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Skip to 0 minutes and 8 secondsPROFESSOR ROUMYANA SLABAKOVA: How are meanings acquired? When learning a second language, it's actually four separate acquisition tasks that we are looking at. First, we'll need to learn the lexical items. You cannot speak a language without its words. Now, learning the grammatical endings is qualitatively different. Once a person learns that the -ed ending of the verb means past tense, the learner knows it as a rule, and she can apply it to all the regular verbs.

Skip to 0 minutes and 48 secondsThe rules of putting together sentences to create messages are essentially the same for all languages. Although lexical items take time to learn and have to be memorised one by one, grammatical word endings are actually the hardest to learn. They may be repeated in sentence after sentence, but they carry a lot of linguistic information. I have proposed the bottleneck hypothesis to explain what is hard and what is easy in second language learning. This picture illustrates the bottleneck hypothesis. In the picture, you see two bottles. One bottle is supposed to illustrate your native grammar, the one on the left.

Skip to 1 minute and 43 secondsWhen you try to use the same grammar, and the other bits and pieces of rules that you have learned in the second language, then you go to the bottle on the right and you try to use this knowledge, that is, spill some of the beads in the cup. And you see that they cannot come out as fast as they can. There is a bottleneck. This picture illustrates that even if you have a lot of knowledge of the second language, the tight place through which it all comes pouring out are the little words and the word endings with grammatical meaning. We call these parts of words grammatical or functional morphemes. Without those morphemes, sentences do not work.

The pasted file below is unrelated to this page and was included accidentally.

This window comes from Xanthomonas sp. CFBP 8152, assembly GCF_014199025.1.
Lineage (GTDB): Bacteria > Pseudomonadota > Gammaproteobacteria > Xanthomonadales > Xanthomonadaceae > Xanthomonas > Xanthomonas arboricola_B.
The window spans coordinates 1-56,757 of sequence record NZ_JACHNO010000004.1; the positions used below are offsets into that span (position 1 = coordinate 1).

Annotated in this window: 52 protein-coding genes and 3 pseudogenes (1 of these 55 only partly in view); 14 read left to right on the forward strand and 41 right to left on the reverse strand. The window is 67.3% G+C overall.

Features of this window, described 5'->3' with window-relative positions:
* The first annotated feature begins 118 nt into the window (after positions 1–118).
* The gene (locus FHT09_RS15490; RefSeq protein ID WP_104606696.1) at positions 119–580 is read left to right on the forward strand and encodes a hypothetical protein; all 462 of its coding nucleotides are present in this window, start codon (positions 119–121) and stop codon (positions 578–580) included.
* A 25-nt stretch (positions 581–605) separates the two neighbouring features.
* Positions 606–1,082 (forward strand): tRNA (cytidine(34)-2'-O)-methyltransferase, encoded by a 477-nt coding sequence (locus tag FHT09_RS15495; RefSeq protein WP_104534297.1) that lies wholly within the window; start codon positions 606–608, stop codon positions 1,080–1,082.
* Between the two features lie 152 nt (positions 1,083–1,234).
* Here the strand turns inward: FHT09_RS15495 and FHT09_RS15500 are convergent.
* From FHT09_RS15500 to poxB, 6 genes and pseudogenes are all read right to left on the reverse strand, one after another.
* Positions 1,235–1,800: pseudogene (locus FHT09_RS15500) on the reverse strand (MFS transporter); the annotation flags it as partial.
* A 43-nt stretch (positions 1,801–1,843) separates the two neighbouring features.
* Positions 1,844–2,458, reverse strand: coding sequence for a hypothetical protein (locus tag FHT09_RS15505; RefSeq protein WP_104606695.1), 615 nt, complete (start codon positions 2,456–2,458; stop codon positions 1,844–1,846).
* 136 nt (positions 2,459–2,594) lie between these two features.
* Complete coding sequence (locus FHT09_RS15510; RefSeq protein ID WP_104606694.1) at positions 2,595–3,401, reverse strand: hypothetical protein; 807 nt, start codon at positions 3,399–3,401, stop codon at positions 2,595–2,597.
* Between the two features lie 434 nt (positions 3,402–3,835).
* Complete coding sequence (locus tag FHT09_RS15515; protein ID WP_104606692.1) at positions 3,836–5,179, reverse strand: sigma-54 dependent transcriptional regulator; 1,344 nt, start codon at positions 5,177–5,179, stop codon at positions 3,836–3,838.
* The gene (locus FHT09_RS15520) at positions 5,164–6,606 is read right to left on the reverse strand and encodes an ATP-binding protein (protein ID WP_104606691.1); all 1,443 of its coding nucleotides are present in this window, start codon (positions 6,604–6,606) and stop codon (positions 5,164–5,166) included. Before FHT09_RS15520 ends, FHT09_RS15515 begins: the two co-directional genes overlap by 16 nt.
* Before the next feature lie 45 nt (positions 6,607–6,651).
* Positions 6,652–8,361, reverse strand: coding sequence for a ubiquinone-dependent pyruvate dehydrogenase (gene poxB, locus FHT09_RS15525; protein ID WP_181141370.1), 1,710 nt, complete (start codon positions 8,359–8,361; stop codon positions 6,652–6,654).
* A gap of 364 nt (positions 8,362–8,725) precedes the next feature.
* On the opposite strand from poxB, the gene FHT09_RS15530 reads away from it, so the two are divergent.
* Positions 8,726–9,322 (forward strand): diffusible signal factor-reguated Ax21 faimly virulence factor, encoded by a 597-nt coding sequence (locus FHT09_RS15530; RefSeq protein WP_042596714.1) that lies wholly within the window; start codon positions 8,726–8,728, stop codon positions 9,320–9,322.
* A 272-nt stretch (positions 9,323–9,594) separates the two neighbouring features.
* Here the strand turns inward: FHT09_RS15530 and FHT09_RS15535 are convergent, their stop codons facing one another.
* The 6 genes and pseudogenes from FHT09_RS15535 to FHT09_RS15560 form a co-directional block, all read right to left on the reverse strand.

Skip to 2 minutes and 33 secondsYou may not learn all of this information at the same time. It may be coming one bit after another. But you need all of that information in order to be able to produce and to understand a good, acceptable English sentence.

How do we acquire meaning: the bottleneck hypothesis

In this video, Roumyana Slabakova begins to consider what is hard and what is easy in learning a second language.

She starts out by considering the more problematic aspects of language learning and she suggests her own hypothesis - ‘the bottleneck hypothesis’ for helping us to understand how humans acquire meaning in language.


What do you think about this hypothesis? How far does it match your experience of learning other languages?

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This video is from the free online course:

Understanding Language: Learning and Teaching

University of Southampton